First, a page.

Re: [RFC] I still see people using cli()

From: Victor Yodaiken (
Date: Mon Oct 08 2001 - 10:42:41 EST

On Mon, Oct 08, 2001 at 09:11:57AM -0600, Eric W. Biederman wrote:
> > IF the kernel becomes preemptible it will be so slow, so buggy, and so painful
> > to maintain, that those issues won't matter.
> The preemptible kernel work just takes the current SMP code, and
> allows it to work on a single processor. You are not interruptted if
> you have a lock held. This makes the number of cases in the kernel
> simpler, and should improve maintenance as more people will be
> affected by the SMP issues.

i.e. "since we are already committed to making the kernel more complex, slower, and
      harder to maintain, there is no problem ... "
> Right now there is a preemptible kernel patch being maintained
> somewhere. I haven't had a chance to look recently. But the recent
> threads on low latency mentioned it.

Try it out. Try running a kernel compile while a POSIX SCHED_FIFO process
is running.

> As for rules. They are the usual SMP rules. In earlier version there
> was a requirement or that you used balanced constructs.

I'm sorry, but this is not correct. SMP is different from low-latency and
has different goals. You certainly can piggyback low-latency of a sort on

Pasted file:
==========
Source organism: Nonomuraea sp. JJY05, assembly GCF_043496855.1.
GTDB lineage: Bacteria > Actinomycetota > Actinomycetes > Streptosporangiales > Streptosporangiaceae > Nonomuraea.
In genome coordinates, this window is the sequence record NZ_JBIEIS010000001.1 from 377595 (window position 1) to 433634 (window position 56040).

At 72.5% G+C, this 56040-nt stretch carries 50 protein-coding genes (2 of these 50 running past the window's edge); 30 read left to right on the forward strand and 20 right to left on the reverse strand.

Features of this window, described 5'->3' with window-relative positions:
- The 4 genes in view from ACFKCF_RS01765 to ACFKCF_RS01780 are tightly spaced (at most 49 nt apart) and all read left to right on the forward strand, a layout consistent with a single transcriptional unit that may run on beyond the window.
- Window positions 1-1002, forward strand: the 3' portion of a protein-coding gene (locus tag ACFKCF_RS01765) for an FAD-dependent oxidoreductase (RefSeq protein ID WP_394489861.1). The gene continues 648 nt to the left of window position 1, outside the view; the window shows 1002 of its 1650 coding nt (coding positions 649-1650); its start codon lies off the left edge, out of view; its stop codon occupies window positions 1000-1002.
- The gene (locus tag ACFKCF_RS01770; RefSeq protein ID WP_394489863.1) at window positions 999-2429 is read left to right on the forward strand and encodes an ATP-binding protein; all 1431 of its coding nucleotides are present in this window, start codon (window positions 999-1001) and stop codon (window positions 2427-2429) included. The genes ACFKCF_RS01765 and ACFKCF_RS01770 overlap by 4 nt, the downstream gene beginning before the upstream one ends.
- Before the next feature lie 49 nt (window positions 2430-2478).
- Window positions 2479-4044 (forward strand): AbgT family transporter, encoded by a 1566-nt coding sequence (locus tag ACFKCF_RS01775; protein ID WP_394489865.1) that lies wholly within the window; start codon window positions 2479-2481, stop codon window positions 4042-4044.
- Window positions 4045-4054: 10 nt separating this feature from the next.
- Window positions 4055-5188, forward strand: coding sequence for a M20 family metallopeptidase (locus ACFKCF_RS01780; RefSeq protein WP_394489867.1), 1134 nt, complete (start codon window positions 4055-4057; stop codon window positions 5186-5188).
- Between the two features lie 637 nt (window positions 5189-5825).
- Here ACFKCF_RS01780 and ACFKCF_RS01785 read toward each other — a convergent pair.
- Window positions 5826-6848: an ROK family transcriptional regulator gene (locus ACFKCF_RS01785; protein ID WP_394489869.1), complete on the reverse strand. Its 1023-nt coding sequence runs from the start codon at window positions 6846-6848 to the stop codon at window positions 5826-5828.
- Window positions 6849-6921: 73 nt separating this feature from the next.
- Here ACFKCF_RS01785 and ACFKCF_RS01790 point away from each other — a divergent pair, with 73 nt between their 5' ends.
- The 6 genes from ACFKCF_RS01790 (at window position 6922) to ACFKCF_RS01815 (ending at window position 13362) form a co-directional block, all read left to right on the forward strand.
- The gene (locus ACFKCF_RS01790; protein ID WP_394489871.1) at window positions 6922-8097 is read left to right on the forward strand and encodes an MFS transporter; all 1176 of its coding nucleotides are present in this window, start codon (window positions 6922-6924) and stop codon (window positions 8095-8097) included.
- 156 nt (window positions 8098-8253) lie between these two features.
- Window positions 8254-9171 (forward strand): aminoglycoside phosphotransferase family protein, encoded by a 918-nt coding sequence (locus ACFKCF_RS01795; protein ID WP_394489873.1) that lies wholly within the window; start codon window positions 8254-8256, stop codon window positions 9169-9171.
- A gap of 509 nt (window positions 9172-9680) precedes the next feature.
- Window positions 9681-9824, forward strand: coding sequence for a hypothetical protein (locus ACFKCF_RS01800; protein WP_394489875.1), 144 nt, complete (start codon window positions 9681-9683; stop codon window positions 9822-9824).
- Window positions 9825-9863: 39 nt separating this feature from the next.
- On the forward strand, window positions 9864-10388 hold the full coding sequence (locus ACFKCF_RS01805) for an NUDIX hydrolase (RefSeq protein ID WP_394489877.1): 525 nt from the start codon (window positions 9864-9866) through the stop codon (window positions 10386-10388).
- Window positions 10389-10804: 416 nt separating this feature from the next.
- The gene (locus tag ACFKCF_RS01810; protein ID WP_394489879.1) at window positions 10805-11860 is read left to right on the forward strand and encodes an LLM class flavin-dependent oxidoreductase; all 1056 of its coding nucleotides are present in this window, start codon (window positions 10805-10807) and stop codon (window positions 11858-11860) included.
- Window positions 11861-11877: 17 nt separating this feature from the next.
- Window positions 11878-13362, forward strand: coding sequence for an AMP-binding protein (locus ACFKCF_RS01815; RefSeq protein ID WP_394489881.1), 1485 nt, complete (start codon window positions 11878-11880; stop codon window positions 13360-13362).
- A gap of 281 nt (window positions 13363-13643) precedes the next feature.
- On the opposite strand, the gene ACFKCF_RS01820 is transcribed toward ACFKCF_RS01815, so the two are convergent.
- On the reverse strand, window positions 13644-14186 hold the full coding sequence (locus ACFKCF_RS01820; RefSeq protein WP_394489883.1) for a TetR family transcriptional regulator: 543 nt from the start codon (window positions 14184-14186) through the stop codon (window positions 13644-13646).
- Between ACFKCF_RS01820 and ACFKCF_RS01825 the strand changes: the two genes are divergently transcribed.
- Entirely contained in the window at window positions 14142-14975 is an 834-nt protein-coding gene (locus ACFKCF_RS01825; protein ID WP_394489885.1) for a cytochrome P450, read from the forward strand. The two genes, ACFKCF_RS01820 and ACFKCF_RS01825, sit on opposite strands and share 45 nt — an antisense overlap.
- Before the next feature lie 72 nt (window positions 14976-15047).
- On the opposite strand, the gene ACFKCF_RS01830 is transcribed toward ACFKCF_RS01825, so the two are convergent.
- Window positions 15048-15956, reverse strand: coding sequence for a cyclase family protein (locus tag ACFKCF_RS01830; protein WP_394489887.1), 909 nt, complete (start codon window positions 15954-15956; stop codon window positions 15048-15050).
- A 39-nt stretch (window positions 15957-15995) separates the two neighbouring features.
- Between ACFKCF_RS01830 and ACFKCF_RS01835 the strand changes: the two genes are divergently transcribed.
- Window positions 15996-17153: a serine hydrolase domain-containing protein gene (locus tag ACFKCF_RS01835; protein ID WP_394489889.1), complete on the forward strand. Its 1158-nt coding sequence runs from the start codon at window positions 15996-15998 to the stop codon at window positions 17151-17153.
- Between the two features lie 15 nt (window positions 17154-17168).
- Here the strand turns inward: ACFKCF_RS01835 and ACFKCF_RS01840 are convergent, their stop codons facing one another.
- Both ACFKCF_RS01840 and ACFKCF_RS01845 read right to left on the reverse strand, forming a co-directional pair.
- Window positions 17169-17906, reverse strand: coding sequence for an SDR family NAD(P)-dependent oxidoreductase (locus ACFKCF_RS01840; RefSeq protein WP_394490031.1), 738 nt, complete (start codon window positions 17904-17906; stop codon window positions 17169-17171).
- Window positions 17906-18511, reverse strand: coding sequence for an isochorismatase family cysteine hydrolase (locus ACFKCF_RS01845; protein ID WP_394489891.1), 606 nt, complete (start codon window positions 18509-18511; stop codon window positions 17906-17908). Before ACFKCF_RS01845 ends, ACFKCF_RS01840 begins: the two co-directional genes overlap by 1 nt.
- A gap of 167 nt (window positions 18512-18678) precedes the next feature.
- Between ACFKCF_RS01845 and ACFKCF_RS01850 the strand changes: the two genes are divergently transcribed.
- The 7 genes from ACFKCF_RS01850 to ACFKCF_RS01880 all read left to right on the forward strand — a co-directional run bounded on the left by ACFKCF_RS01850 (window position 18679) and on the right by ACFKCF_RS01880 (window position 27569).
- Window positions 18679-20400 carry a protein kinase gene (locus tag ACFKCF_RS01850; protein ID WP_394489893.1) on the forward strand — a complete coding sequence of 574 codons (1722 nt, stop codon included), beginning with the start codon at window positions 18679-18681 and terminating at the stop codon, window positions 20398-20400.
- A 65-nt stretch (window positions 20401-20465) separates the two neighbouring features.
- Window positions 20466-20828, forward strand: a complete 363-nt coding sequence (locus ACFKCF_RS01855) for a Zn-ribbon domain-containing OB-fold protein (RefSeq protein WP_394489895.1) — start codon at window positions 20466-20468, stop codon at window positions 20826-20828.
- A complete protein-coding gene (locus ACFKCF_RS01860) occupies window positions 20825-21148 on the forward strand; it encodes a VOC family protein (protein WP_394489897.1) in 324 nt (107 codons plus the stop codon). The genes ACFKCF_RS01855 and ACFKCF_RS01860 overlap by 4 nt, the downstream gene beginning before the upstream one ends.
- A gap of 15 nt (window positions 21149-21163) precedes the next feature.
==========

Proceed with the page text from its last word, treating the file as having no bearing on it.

on the finer-grained locking you get from SMP support, but if you optimize
a kernel for SMP support you don't necessarily look at the same lock issues
as you would if your goal was to reduce latency. E.g. for SMP a design like

        each processor maintains a local cache of resource X. Getting X from
        the local cache takes 100ns and only local locking.

        there is a slow and expensive spin locked central resource for X
        used to replenish local caches. Getting X from the central resource
        takes 1 second.

        Cache success rate is over 99.99%.

With 10000 accesses to X, total time is 1.01 seconds for an average of 100 microseconds and this
is overstating the case, for most processes never see the 1second delay and average
100ns per access.

But worst case is 1 second!

If you were to design for low latency, you'd prefer the design

        an elaborate resource control mechanism allows all processors to
        share X and get X resources within 1 millisecond.

1000 times better latency, 10000 times worse average case.

You cannot escape a tradeoff by pretending it's not there.

Look we handle this all the time in RTLinux: we have to throw away heartbreakingly
beautiful solutions because worst case numbers are bad.


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